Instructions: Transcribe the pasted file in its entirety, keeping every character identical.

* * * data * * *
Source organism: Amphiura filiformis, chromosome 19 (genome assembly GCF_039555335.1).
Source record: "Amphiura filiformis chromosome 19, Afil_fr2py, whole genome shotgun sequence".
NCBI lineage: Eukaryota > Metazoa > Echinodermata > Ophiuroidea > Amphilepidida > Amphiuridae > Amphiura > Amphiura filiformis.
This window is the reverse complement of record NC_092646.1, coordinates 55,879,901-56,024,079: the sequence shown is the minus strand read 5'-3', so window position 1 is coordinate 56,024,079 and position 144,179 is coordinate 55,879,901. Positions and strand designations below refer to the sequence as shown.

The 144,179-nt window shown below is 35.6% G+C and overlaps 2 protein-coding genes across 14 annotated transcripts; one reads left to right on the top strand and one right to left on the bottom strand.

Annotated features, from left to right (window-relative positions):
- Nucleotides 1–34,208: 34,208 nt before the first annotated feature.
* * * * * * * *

Source organism: Amphiura filiformis, chromosome 19 (genome assembly GCF_039555335.1).
Source record: "Amphiura filiformis chromosome 19, Afil_fr2py, whole genome shotgun sequence".
NCBI lineage: Eukaryota > Metazoa > Echinodermata > Ophiuroidea > Amphilepidida > Amphiuridae > Amphiura > Amphiura filiformis.
This window is the reverse complement of record NC_092646.1, coordinates 55,879,901-56,024,079: the sequence shown is the minus strand read 5'-3', so window position 1 is coordinate 56,024,079 and position 144,179 is coordinate 55,879,901. Positions and strand designations below refer to the sequence as shown.

The 144,179-nt window shown below is 35.6% G+C and overlaps 2 protein-coding genes across 14 annotated transcripts; one reads left to right on the top strand and one right to left on the bottom strand.

Annotated features, from left to right (window-relative positions):
- Nucleotides 1–34,208: 34,208 nt before the first annotated feature.